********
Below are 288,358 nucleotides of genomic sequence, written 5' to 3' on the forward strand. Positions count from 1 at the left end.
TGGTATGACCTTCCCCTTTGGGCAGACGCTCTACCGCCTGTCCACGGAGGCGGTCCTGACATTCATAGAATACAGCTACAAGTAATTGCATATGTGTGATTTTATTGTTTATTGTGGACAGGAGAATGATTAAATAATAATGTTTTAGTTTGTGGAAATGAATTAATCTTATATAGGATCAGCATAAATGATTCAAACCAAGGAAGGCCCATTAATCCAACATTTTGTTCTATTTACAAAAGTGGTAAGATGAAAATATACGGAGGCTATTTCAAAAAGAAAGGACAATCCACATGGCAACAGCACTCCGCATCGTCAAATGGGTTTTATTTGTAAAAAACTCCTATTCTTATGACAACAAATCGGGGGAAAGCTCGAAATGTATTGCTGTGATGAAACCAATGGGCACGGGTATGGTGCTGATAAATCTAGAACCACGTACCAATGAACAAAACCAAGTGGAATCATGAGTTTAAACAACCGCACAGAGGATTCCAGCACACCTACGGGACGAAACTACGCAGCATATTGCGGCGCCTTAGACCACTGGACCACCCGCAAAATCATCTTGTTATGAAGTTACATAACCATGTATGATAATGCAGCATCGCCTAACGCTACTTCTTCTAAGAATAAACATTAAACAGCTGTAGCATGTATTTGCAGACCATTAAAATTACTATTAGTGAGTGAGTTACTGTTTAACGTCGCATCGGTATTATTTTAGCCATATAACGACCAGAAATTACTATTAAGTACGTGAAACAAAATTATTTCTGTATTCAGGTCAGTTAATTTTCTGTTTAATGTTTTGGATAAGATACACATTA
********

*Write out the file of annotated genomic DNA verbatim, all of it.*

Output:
Below are 288,358 nucleotides of genomic sequence, written 5' to 3' on the forward strand. Positions count from 1 at the left end.
TGGTATGACCTTCCCCTTTGGGCAGACGCTCTACCGCCTGTCCACGGAGGCGGTCCTGACATTCATAGAATACAGCTACAAGTAATTGCATATGTGTGATTTTATTGTTTATTGTGGACAGGAGAATGATTAAATAATAATGTTTTAGTTTGTGGAAATGAATTAATCTTATATAGGATCAGCATAAATGATTCAAACCAAGGAAGGCCCATTAATCCAACATTTTGTTCTATTTACAAAAGTGGTAAGATGAAAATATACGGAGGCTATTTCAAAAAGAAAGGACAATCCACATGGCAACAGCACTCCGCATCGTCAAATGGGTTTTATTTGTAAAAAACTCCTATTCTTATGACAACAAATCGGGGGAAAGCTCGAAATGTATTGCTGTGATGAAACCAATGGGCACGGGTATGGTGCTGATAAATCTAGAACCACGTACCAATGAACAAAACCAAGTGGAATCATGAGTTTAAACAACCGCACAGAGGATTCCAGCACACCTACGGGACGAAACTACGCAGCATATTGCGGCGCCTTAGACCACTGGACCACCCGCAAAATCATCTTGTTATGAAGTTACATAACCATGTATGATAATGCAGCATCGCCTAACGCTACTTCTTCTAAGAATAAACATTAAACAGCTGTAGCATGTATTTGCAGACCATTAAAATTACTATTAGTGAGTGAGTTACTGTTTAACGTCGCATCGGTATTATTTTAGCCATATAACGACCAGAAATTACTATTAAGTACGTGAAACAAAATTATTTCTGTATTCAGGTCAGTTAATTTTCTGTTTAATGTTTTGGATAAGATACACATTA